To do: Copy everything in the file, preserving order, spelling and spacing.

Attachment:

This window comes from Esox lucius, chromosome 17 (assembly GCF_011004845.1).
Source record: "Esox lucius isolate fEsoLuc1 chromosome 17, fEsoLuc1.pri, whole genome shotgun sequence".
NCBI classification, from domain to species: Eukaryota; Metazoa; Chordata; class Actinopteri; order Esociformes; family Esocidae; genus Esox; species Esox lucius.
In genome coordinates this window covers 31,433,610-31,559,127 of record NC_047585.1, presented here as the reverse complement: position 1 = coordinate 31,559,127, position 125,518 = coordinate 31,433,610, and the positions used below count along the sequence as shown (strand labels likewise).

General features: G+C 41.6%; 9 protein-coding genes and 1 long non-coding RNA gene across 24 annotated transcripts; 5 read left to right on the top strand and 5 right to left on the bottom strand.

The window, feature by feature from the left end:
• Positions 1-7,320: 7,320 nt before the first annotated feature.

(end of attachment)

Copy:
This window comes from Esox lucius, chromosome 17 (assembly GCF_011004845.1).
Source record: "Esox lucius isolate fEsoLuc1 chromosome 17, fEsoLuc1.pri, whole genome shotgun sequence".
NCBI classification, from domain to species: Eukaryota; Metazoa; Chordata; class Actinopteri; order Esociformes; family Esocidae; genus Esox; species Esox lucius.
In genome coordinates this window covers 31,433,610-31,559,127 of record NC_047585.1, presented here as the reverse complement: position 1 = coordinate 31,559,127, position 125,518 = coordinate 31,433,610, and the positions used below count along the sequence as shown (strand labels likewise).

General features: G+C 41.6%; 9 protein-coding genes and 1 long non-coding RNA gene across 24 annotated transcripts; 5 read left to right on the top strand and 5 right to left on the bottom strand.

The window, feature by feature from the left end:
• Positions 1-7,320: 7,320 nt before the first annotated feature.